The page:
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Hi All!

 

As a student, each projects means a way to stretch myself further. If I'm not trying something new (or a little bit scared) on a project then I feel like I'm not taking steps forward.

 

Lately I've been doing pretty in-depth floor plans and 2D pre-vis, and it has been working wonders for every project. However, I'm still working to get exactly what I want in my head to paper, so that on set my images are not a surprise.

 

Is there a way I can tell how many foot-candles a certain light will output? I'm wanting to essentially know exactly how powerful a light I'll need to expose to a pre-determined f-stop. I'm familiarizing myself with inverse square law, so all I'd need is an output at any one distance and could work from there.

 

Is this just a knowledge gained from experience? Or is there a practical way to determine output?

 

Thanks,

Jake Mitchell

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Hi All!

 

As a student, each projects means a way to stretch myself further. If I'm not trying something new (or a little bit scared) on a project then I feel like I'm not taking steps forward.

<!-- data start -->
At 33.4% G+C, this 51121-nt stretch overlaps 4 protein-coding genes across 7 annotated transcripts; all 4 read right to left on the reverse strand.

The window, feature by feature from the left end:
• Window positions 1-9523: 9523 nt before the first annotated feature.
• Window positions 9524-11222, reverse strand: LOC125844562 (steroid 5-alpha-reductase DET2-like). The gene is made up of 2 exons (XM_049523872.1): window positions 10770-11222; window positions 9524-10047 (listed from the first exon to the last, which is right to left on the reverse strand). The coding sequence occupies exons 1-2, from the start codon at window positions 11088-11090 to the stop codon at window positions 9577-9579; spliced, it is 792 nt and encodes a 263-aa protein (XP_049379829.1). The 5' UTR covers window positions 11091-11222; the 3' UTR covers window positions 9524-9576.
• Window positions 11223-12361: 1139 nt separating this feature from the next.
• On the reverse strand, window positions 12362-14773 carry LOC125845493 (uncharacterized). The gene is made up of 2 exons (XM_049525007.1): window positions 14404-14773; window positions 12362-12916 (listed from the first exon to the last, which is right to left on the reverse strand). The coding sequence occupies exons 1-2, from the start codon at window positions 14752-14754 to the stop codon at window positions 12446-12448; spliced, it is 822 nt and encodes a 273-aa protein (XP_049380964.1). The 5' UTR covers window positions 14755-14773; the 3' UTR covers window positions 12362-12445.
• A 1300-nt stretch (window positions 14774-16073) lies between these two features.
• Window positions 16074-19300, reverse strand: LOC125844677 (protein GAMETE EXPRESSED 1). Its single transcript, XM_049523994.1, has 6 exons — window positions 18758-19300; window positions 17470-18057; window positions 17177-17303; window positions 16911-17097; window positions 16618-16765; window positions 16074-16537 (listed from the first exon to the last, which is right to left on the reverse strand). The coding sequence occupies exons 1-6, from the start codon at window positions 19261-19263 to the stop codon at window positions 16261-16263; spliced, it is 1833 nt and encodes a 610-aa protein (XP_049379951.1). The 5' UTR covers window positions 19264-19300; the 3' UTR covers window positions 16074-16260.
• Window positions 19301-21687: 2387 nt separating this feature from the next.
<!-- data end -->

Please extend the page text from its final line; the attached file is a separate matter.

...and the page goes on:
Lately I've been doing pretty in-depth floor plans and 2D pre-vis, and it has been working wonders for every project. However, I'm still working to get exactly what I want in my head to paper, so that on set my images are not a surprise.

 

Is there a way I can tell how many foot-candles a certain light will output? I'm wanting to essentially know exactly how powerful a light I'll need to expose to a pre-determined f-stop. I'm familiarizing myself with inverse square law, so all I'd need is an output at any one distance and could work from there.

 

Is this just a knowledge gained from experience? Or is there a practical way to determine output?

 

Thanks,

Jake Mitchell

 

ARRI has an on line calculator and an iPhone App (perhaps a Android one as well...) which lists their light products' output at various distances.

 

The actual lux/footcandles delivered by an arbitrary light depends on a number of factors, reflector shape, lensing if any, etc. Many off brand light producers only list the wattage of the lamp itself, which doesn't directly give 'how much light is falling on the subject'.

 

I'd suggest getting a light meter that reads out lux/fc, and finding a rental house that has a selection of various lights and measure them.

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To be honest; I normally ballpark off of the Arri Estimates for most things-- the issue of moving a light a little closer or using a scrim it in are pretty academic if you ask me. I haven't seen the arri photometrics as an android app, but i did save the page to my homescreen, so i have it whenever (data connectivity permitting).

With time, though, you'll just kinda know.

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